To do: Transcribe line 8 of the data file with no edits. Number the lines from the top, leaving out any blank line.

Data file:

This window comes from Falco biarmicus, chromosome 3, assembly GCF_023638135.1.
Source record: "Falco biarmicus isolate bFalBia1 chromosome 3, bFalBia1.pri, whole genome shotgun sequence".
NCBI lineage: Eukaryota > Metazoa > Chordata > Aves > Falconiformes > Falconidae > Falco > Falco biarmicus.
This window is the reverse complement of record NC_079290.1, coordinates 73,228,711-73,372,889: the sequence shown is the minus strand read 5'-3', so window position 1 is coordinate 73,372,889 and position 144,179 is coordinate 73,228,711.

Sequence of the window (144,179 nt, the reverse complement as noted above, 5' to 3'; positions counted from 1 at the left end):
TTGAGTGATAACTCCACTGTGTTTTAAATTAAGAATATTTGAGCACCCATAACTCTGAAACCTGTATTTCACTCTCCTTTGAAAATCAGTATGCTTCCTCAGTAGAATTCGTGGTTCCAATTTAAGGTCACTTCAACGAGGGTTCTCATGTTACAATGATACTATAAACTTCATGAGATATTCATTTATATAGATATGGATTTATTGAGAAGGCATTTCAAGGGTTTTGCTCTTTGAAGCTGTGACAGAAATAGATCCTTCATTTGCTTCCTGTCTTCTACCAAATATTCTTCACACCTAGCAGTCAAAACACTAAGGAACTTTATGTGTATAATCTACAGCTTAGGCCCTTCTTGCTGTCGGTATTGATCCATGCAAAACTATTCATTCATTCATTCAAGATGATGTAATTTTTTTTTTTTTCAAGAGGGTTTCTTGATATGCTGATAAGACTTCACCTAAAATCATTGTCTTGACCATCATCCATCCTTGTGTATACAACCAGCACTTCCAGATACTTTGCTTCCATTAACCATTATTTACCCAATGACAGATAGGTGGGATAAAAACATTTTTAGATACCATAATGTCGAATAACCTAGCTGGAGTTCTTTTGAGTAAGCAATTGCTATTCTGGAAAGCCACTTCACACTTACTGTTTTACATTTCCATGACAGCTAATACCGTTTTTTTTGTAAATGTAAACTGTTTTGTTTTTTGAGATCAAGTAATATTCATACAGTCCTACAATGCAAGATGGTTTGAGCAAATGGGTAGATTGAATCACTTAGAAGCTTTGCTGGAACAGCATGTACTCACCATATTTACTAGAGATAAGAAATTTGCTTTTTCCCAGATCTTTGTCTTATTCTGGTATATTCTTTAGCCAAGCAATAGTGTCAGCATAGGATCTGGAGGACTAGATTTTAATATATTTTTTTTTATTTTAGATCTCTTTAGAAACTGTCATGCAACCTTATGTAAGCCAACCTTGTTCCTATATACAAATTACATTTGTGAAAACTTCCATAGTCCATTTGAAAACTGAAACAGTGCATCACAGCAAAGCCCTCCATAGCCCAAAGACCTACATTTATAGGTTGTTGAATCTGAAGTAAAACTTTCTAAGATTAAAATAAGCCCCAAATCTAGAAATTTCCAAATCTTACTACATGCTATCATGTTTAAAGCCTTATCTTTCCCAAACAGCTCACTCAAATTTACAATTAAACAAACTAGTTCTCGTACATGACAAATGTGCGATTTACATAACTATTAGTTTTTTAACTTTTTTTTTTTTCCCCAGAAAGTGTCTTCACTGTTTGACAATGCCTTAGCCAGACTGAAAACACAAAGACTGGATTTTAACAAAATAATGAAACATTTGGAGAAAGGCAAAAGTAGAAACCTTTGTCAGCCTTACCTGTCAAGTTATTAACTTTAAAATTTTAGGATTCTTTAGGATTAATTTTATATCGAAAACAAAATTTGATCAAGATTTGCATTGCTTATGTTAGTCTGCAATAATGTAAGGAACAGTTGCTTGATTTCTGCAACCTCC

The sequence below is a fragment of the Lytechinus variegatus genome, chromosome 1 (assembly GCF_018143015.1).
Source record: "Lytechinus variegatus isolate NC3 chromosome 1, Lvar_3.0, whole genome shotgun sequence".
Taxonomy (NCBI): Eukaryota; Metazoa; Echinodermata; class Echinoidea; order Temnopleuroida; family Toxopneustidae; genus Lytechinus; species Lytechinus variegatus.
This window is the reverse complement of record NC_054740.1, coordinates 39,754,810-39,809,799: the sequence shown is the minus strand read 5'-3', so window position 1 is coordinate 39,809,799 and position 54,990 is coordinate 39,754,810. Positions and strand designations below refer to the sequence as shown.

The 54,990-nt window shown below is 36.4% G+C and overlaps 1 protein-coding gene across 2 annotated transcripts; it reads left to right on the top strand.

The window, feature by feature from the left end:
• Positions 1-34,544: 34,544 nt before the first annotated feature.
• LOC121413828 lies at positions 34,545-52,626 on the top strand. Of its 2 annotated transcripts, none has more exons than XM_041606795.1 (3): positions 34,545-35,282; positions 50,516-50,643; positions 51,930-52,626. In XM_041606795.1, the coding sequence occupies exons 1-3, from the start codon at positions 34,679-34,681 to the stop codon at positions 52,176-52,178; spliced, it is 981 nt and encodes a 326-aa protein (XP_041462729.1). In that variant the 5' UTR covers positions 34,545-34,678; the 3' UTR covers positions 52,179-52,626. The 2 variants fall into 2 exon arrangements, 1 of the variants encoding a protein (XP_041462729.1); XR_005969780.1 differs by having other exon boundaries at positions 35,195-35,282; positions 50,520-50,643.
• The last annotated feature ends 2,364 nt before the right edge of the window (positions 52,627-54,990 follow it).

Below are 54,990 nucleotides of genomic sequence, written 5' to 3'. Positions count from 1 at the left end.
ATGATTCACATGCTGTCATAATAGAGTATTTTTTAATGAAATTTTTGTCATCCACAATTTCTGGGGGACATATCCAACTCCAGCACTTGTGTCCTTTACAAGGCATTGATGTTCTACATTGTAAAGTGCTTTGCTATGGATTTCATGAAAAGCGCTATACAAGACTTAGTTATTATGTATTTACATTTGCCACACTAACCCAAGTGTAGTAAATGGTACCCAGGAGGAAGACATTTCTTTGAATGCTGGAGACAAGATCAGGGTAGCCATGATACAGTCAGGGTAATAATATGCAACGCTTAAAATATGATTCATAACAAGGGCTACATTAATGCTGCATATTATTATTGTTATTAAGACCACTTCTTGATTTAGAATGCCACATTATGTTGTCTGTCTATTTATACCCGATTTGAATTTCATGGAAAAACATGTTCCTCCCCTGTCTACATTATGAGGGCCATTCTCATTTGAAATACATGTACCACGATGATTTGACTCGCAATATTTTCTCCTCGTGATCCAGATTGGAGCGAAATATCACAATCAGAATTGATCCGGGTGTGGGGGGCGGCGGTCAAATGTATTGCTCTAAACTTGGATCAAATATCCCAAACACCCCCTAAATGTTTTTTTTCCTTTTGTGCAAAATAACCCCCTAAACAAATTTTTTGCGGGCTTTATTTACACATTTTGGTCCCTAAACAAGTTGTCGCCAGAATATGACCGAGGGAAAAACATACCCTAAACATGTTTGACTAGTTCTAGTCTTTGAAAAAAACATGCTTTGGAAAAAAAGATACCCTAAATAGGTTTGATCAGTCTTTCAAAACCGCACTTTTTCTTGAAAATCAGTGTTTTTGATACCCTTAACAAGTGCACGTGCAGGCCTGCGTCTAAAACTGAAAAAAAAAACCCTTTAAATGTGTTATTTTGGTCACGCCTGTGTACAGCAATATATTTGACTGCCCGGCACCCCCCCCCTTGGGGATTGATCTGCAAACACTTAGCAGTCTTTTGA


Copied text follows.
Source record: "Lytechinus variegatus isolate NC3 chromosome 1, Lvar_3.0, whole genome shotgun sequence".